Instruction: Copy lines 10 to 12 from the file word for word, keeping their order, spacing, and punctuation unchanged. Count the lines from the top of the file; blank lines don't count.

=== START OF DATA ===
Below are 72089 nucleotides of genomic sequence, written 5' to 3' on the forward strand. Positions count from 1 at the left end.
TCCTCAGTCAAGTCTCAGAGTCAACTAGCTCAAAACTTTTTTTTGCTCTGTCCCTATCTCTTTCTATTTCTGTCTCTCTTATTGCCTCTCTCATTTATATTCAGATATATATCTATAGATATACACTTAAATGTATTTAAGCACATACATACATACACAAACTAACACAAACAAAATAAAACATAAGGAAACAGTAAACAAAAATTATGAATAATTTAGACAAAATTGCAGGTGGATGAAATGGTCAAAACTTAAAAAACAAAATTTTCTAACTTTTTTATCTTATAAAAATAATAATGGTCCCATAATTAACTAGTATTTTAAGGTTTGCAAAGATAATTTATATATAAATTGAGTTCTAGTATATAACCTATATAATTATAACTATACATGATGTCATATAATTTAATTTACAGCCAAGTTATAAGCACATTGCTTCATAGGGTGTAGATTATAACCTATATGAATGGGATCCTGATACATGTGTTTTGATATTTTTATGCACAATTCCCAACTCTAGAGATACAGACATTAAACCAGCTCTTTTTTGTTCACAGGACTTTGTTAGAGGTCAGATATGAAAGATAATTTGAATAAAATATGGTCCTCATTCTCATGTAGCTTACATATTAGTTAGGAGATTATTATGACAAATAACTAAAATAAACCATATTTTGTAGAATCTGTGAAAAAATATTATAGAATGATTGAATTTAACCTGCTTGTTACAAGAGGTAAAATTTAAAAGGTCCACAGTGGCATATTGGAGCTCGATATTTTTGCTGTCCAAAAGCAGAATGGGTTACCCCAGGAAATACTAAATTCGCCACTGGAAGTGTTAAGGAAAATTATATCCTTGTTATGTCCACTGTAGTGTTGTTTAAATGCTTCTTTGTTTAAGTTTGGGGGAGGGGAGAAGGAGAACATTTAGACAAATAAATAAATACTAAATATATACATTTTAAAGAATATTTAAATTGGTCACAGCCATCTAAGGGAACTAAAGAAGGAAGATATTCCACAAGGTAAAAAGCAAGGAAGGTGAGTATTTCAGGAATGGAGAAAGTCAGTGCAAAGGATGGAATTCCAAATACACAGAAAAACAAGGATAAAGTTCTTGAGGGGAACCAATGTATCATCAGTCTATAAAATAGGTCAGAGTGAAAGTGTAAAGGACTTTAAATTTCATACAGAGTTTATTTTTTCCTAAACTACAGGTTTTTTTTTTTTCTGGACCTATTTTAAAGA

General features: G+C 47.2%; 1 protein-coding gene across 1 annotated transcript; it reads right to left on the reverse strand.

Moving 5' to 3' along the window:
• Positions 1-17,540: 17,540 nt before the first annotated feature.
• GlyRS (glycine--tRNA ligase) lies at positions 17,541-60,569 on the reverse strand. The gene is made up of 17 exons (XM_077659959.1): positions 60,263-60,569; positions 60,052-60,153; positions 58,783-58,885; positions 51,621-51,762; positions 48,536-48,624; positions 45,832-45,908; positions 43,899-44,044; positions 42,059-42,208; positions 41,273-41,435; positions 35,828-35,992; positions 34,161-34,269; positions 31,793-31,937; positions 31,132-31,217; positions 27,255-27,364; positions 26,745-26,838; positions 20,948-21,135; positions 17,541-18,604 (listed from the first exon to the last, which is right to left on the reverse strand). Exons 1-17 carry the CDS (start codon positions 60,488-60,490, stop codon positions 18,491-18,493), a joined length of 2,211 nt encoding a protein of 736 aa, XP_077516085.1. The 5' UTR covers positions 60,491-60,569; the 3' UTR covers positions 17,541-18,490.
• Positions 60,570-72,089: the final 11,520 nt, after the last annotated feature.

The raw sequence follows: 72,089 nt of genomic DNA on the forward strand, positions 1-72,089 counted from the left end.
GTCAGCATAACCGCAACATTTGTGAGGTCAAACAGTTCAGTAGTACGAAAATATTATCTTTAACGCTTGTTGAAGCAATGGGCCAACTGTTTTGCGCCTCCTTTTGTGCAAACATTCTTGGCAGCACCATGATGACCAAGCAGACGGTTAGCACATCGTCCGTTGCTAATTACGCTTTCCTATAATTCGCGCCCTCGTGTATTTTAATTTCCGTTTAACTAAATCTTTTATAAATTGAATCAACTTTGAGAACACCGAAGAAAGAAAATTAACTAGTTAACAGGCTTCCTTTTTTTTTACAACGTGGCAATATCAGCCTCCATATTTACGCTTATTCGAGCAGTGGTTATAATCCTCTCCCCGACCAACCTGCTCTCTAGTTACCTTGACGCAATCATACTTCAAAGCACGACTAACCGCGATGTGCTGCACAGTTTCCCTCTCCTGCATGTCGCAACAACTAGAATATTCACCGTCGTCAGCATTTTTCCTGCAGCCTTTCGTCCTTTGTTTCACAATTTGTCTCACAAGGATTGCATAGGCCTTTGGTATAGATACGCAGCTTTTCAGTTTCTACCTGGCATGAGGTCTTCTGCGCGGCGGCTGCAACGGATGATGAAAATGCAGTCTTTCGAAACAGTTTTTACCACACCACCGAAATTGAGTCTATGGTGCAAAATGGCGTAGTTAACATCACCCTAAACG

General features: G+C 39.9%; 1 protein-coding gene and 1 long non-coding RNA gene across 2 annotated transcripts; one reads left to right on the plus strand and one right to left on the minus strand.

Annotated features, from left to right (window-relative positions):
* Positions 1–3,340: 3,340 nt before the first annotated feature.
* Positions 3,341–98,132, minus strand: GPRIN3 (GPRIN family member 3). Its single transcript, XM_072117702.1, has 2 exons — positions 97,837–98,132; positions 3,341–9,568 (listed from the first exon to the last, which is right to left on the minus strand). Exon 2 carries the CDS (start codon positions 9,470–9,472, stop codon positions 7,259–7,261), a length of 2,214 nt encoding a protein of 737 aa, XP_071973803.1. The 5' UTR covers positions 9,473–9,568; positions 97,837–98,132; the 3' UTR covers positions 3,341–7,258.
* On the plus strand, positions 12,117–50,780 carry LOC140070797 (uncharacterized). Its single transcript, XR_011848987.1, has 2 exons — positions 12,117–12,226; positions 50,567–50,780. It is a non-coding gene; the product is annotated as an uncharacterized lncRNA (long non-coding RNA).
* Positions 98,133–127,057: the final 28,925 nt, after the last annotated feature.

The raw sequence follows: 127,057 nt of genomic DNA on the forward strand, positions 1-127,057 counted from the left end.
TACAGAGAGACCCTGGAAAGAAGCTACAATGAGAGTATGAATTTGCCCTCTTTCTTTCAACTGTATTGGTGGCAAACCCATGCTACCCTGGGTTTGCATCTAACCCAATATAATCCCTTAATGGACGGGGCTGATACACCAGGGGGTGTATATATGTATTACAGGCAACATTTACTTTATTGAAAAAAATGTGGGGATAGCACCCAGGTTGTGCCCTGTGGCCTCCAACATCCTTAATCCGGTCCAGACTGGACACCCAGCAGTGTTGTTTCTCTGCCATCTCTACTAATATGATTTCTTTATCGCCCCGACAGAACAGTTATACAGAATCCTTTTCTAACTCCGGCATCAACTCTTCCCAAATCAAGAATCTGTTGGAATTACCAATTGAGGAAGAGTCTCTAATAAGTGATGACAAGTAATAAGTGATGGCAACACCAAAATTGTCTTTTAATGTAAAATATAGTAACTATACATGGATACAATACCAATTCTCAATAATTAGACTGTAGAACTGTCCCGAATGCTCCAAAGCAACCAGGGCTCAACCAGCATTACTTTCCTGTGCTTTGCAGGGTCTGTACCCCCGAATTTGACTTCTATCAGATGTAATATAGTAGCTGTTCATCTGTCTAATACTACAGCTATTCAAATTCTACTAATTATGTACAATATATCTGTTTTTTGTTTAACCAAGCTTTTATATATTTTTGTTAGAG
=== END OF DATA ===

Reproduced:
General features: G+C 39.9%; 1 protein-coding gene and 1 long non-coding RNA gene across 2 annotated transcripts; one reads left to right on the plus strand and one right to left on the minus strand.

Annotated features, from left to right (window-relative positions):
* Positions 1–3,340: 3,340 nt before the first annotated feature.